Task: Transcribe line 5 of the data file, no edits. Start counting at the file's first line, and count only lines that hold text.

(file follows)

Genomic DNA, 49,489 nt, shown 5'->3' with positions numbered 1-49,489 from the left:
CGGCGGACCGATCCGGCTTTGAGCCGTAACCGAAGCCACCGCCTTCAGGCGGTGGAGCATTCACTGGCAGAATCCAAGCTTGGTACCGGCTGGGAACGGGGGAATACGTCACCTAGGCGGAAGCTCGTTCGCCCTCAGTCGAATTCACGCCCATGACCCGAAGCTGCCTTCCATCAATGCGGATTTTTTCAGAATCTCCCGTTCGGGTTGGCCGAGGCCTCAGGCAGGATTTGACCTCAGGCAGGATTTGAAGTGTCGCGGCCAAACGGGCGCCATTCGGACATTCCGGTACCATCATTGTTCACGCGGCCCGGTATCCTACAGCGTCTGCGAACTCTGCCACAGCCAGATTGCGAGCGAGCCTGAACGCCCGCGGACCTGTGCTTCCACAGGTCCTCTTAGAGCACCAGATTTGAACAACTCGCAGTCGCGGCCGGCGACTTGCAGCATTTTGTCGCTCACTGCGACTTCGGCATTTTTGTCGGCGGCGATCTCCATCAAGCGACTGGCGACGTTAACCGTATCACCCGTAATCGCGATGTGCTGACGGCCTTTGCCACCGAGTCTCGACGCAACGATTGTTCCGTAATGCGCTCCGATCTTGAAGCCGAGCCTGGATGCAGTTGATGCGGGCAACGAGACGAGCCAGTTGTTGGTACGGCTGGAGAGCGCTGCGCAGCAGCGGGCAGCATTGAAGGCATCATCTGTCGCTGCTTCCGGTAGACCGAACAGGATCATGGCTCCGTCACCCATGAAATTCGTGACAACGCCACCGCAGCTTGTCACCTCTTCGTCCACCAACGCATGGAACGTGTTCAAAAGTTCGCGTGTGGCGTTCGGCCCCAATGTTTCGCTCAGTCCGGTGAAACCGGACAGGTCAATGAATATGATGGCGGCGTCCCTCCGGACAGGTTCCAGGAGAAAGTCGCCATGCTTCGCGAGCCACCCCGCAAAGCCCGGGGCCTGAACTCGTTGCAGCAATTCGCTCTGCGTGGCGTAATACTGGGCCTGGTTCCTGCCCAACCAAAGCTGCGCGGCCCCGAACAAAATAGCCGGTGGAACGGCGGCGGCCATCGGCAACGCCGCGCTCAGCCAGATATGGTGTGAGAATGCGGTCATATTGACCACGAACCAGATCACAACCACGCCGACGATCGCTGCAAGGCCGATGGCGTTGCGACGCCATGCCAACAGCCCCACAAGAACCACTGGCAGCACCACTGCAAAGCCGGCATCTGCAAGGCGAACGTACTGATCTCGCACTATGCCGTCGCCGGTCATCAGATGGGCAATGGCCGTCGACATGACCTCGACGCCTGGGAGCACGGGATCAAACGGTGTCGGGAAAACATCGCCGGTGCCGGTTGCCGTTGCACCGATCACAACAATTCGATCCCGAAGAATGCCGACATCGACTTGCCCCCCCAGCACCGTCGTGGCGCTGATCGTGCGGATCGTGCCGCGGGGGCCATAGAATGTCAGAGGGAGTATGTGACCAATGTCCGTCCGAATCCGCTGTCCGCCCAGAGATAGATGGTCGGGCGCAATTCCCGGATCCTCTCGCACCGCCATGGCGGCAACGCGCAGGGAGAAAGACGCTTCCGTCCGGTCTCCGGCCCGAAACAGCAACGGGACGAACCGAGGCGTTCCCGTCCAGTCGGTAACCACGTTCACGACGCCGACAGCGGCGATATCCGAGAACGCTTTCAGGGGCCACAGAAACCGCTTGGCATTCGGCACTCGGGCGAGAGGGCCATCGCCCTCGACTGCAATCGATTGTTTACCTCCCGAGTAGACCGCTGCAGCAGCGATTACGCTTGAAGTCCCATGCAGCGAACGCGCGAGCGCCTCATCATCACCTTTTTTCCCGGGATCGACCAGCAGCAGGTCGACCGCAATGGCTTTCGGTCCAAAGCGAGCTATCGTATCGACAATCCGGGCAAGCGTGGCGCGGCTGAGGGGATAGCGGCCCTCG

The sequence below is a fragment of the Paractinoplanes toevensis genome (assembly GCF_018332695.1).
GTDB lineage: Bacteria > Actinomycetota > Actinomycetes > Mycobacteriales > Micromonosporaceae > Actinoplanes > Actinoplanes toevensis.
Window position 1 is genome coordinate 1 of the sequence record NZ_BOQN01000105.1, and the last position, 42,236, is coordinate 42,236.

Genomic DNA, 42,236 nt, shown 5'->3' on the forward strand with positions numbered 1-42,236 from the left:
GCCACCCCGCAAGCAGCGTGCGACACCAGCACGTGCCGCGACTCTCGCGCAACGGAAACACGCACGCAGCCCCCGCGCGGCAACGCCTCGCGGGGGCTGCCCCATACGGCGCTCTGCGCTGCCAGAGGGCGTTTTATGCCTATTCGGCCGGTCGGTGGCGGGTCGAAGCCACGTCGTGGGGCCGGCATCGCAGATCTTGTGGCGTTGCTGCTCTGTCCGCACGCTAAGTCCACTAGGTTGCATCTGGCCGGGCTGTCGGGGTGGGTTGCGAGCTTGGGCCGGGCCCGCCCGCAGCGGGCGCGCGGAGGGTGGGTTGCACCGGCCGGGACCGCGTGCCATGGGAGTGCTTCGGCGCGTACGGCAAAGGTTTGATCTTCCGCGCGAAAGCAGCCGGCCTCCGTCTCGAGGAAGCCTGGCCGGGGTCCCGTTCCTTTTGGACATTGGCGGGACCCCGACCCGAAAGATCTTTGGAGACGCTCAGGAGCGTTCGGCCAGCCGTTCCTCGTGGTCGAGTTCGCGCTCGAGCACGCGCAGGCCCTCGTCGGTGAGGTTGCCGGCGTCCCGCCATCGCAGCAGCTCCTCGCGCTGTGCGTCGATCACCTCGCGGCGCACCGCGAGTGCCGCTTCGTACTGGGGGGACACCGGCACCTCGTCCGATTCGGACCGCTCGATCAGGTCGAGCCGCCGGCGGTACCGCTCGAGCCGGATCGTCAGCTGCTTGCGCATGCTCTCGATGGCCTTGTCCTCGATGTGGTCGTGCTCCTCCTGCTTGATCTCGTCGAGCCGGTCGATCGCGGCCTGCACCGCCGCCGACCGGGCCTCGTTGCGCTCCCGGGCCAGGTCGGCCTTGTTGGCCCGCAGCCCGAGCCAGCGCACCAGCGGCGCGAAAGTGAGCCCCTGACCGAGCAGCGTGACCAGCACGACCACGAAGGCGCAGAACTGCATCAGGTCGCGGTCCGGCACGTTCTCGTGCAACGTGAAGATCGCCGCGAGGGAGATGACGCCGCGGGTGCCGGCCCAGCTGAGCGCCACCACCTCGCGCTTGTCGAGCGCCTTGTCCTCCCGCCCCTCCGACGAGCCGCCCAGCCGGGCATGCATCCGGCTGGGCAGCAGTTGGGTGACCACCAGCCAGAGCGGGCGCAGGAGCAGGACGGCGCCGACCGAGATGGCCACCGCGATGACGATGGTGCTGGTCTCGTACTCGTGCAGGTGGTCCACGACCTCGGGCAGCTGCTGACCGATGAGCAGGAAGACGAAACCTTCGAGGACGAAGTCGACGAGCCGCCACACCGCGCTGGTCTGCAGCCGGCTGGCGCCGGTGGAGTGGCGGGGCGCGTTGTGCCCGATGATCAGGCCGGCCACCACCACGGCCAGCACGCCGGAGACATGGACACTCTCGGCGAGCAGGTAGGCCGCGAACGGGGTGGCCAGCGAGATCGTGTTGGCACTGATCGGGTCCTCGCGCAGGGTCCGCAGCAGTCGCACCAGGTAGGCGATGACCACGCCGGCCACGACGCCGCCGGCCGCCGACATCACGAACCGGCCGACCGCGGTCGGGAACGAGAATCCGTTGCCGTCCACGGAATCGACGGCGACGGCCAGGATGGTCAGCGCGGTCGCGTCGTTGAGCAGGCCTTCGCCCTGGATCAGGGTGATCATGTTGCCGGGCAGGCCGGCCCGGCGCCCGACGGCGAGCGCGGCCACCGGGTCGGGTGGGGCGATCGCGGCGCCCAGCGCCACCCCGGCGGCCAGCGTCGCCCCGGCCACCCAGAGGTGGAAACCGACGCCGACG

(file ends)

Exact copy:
Window position 1 is genome coordinate 1 of the sequence record NZ_BOQN01000105.1, and the last position, 42,236, is coordinate 42,236.